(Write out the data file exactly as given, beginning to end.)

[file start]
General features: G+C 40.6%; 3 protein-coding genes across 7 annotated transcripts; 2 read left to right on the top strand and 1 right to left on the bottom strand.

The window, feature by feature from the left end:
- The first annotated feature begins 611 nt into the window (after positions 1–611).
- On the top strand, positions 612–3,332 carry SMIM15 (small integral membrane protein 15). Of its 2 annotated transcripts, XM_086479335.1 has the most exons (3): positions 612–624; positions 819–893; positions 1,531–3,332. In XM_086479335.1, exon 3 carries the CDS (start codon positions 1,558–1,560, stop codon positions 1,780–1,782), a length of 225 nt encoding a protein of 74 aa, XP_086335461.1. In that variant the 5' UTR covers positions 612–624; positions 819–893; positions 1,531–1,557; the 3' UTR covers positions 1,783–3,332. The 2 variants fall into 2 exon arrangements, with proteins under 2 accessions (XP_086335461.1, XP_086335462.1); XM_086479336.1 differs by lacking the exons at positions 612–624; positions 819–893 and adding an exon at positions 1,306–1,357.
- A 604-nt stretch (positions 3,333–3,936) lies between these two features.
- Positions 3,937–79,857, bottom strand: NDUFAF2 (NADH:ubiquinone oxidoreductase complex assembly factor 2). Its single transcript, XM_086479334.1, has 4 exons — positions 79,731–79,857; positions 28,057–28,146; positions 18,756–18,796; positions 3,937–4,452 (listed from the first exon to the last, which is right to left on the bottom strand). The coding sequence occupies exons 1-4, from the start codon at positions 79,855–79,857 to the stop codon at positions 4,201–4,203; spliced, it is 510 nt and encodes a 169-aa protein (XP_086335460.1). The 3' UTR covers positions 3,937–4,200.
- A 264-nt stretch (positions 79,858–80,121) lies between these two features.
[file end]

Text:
General features: G+C 40.6%; 3 protein-coding genes across 7 annotated transcripts; 2 read left to right on the top strand and 1 right to left on the bottom strand.

The window, feature by feature from the left end:
- The first annotated feature begins 611 nt into the window (after positions 1–611).
- On the top strand, positions 612–3,332 carry SMIM15 (small integral membrane protein 15). Of its 2 annotated transcripts, XM_086479335.1 has the most exons (3): positions 612–624; positions 819–893; positions 1,531–3,332. In XM_086479335.1, exon 3 carries the CDS (start codon positions 1,558–1,560, stop codon positions 1,780–1,782), a length of 225 nt encoding a protein of 74 aa, XP_086335461.1. In that variant the 5' UTR covers positions 612–624; positions 819–893; positions 1,531–1,557; the 3' UTR covers positions 1,783–3,332. The 2 variants fall into 2 exon arrangements, with proteins under 2 accessions (XP_086335461.1, XP_086335462.1); XM_086479336.1 differs by lacking the exons at positions 612–624; positions 819–893 and adding an exon at positions 1,306–1,357.
- A 604-nt stretch (positions 3,333–3,936) lies between these two features.
- Positions 3,937–79,857, bottom strand: NDUFAF2 (NADH:ubiquinone oxidoreductase complex assembly factor 2). Its single transcript, XM_086479334.1, has 4 exons — positions 79,731–79,857; positions 28,057–28,146; positions 18,756–18,796; positions 3,937–4,452 (listed from the first exon to the last, which is right to left on the bottom strand). The coding sequence occupies exons 1-4, from the start codon at positions 79,855–79,857 to the stop codon at positions 4,201–4,203; spliced, it is 510 nt and encodes a 169-aa protein (XP_086335460.1). The 3' UTR covers positions 3,937–4,200.
- A 264-nt stretch (positions 79,858–80,121) lies between these two features.